by Steven Q. Wang, MD
Dr. Wang is director of dermatologic surgery and dermatology at Memorial Sloan-Kettering Cancer Center at Basking Ridge, NJ. Dr. Wang is a member of The Skin Cancer Foundation’s Photobiology Committee.
Published in the Spring 2010 Edition of Sun & Skin News
Q. Does a higher-SPF (sun protection factor) sunscreen always protect your skin better than a lower-SPF sunscreen? How high should I go?
A.Sunscreens with a higher SPF should offer more protection from the sun’s harmful ultraviolet (UV) radiation, which is linked to the vast majority of skin cancers, as well as premature skin aging and eye damage. But the answer is not that simple.
UV radiation reaches the earth in the form of UVB and UVA rays. UVB radiation plays a key role in skin cancer, and SPF refers mainly to the amount of UVB protection a sunscreen offers. Thus, higher SPFs can help: An SPF 15 sunscreen blocks 93 percent of UVB radiation, while an SPF 30 sunscreen blocks nearly 97 percent. Furthermore, higher SPF values offer some safety margin, since consumers generally do not apply enough sunscreen. To evaluate SPFs, testers apply two milligrams of sunscreen per square centimeter of skin. But in everyday life, most people apply from only 0.5 to one milligram per square centimeter of skin. Consequently, the actual SPF they achieve is approximately 1/3 of the labeled value.
Despite these advantages, there are potential downsides to using products with very high SPFs. First, above SPF 50 (which blocks an estimated 98 percent of UVB rays), the increase in UVB protection is minimal. Second, although UVA protection is also important (UVA not only accelerates skin aging, but contributes to and may even initiate skin cancers), SPFs mainly measure UVB protection. Individuals applying high-SPF sunscreens may not burn (UVB is the chief cause of sunburn), but without UVA-screening ingredients they can still receive large amounts of skin-damaging radiation. To avoid such a scenario, regulatory bodies in Europe and Australia have adopted UVA testing guidelines and measurement standards, and capped the SPF of sunscreens at 50+. The US Food and Drug Administration (FDA) may do the same, but hasn’t to date.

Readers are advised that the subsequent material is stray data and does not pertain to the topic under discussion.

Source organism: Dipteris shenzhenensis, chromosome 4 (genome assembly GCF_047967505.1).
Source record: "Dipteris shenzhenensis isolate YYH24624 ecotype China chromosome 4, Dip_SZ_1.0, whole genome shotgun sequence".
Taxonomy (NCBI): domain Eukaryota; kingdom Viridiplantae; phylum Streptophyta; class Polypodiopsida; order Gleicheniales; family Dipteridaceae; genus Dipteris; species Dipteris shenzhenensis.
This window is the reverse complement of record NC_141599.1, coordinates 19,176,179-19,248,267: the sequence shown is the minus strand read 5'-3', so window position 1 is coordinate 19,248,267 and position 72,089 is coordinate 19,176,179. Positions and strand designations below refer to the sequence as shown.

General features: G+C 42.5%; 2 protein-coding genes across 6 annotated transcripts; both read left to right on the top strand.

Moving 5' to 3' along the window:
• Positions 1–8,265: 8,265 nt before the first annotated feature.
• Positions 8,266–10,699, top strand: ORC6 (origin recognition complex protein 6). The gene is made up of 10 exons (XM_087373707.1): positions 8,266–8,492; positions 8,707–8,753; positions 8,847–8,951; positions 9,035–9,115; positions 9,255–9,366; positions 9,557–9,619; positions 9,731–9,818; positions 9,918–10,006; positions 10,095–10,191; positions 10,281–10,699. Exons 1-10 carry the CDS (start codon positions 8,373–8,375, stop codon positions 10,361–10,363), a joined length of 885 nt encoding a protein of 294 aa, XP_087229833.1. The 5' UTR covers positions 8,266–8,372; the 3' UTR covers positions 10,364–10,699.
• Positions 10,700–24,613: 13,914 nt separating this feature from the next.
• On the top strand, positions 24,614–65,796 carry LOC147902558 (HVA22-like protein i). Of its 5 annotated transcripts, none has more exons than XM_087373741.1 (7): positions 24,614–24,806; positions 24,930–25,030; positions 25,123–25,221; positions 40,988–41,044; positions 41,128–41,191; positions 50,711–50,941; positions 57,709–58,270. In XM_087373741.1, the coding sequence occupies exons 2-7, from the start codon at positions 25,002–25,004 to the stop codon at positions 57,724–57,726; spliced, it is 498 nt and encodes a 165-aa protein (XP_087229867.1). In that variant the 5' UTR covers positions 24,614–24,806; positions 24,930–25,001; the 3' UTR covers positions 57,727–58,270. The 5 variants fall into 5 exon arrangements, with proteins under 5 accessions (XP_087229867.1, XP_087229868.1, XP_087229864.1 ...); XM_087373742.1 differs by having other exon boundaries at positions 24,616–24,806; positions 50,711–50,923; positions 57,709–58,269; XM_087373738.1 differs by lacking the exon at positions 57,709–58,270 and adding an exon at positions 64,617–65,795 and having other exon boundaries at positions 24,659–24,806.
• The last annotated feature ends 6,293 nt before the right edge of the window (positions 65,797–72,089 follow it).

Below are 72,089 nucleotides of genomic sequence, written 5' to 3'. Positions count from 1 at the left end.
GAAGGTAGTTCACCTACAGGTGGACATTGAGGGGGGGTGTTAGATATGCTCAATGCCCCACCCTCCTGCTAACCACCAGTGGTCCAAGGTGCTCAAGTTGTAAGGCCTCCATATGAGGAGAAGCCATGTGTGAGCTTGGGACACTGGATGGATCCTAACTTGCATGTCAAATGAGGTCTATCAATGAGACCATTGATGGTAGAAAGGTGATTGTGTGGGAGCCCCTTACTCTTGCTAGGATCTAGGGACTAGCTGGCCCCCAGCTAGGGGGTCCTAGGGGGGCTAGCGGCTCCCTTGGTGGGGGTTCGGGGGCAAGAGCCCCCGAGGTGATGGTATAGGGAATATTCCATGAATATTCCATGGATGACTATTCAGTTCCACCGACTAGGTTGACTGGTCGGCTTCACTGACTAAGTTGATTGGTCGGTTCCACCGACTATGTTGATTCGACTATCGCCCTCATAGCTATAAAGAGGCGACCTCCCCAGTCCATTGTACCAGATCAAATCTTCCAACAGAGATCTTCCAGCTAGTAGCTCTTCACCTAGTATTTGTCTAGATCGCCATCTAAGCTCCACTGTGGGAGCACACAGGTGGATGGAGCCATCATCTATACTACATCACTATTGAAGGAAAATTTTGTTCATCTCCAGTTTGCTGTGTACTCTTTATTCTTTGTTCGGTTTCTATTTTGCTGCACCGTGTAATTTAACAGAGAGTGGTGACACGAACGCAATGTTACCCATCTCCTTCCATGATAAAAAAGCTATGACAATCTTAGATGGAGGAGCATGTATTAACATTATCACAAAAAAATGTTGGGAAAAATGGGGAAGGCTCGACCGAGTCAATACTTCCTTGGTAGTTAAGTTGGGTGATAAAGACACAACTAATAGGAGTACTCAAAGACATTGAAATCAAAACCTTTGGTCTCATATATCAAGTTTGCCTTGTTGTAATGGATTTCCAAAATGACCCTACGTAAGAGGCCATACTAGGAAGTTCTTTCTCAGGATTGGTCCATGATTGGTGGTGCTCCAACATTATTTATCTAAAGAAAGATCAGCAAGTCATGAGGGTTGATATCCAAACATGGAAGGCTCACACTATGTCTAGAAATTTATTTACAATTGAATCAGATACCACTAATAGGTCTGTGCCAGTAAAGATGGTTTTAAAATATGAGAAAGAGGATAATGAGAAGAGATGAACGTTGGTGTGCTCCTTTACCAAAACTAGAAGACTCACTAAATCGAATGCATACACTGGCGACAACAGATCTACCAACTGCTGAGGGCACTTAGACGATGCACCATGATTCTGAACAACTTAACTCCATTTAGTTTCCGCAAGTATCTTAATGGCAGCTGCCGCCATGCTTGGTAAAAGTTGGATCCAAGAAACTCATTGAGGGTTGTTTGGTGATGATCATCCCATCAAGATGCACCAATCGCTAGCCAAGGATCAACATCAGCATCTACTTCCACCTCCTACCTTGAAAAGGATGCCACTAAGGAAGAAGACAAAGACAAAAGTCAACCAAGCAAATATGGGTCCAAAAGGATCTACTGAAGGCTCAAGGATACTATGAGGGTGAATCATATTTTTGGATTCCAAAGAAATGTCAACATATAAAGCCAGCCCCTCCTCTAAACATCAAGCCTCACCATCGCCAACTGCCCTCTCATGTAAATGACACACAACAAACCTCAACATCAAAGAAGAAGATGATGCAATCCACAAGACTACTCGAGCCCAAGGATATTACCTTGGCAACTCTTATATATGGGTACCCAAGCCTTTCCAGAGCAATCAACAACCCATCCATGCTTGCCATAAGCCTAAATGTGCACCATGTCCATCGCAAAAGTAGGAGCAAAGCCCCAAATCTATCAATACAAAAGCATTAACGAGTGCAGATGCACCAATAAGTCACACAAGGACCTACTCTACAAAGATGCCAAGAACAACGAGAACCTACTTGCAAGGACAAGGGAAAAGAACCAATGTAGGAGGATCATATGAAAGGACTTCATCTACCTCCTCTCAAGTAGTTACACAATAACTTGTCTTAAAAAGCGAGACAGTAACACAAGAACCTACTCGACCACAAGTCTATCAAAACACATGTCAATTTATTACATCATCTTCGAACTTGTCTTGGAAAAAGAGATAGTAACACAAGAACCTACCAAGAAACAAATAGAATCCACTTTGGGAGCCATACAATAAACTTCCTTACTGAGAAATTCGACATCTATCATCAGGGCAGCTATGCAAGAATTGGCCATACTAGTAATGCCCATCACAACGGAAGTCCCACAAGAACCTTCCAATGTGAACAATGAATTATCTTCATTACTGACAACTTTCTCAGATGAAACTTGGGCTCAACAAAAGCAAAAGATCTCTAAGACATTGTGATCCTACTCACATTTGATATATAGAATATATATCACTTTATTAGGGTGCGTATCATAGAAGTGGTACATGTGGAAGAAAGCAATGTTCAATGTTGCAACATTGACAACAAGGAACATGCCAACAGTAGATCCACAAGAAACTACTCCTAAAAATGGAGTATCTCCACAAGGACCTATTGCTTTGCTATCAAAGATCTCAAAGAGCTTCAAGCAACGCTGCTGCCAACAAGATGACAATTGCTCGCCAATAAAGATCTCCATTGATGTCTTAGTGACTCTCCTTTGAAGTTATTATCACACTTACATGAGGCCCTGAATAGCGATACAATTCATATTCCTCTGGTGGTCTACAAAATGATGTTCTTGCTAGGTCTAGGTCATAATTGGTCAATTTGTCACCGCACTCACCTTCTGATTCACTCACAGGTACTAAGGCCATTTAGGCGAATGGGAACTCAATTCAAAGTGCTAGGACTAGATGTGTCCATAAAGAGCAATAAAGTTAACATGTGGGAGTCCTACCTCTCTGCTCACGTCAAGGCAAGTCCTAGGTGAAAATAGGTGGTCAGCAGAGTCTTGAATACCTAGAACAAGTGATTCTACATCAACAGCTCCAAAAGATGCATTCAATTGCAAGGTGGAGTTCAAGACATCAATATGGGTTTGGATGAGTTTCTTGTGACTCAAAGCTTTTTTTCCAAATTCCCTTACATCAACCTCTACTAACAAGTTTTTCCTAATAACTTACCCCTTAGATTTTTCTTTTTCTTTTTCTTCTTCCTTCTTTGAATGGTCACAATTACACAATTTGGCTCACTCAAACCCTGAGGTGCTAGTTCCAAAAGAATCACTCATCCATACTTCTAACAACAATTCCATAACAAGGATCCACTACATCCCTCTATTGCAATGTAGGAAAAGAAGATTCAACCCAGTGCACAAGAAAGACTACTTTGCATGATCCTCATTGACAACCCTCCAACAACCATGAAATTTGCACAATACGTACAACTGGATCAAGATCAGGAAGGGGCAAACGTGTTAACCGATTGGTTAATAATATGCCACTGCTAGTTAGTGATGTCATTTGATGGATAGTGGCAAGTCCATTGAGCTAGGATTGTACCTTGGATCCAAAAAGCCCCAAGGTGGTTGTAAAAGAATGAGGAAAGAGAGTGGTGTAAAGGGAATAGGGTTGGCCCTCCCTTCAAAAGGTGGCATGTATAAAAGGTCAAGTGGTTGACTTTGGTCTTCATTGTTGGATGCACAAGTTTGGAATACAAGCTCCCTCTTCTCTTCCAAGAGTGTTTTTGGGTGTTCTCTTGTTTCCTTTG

Products with very high SPFs may also encourage individuals to neglect other photoprotective behaviors, like seeking the shade and wearing sun-protective clothing. By preventing sunburn, sunscreens with very high SPFs can create a false sense of security, prompting consumers to stay out in the sun longer. Sun damage (for example, UVA damage) can take place without skin-reddening doses of UV radiation, and even the best sunscreens should be considered just one vital part of a comprehensive sun protection regimen.
The importance of using both UVB and UVA protection cannot be emphasized enough. For patients who really wish to know “how high should I go?” I suggest products with SPFs no lower than 30 and no higher than 50. In addition to an SPF of 30+, your sunscreen should include some combination of the following UVA-blocking ingredients: zinc oxide, titanium dioxide, avobenzone, ecamsule, and oxybenzone. Sunscreens with both UVA and UVB protection may be labeled multi spectrum, broad spectrum, or UVA/UVB protection.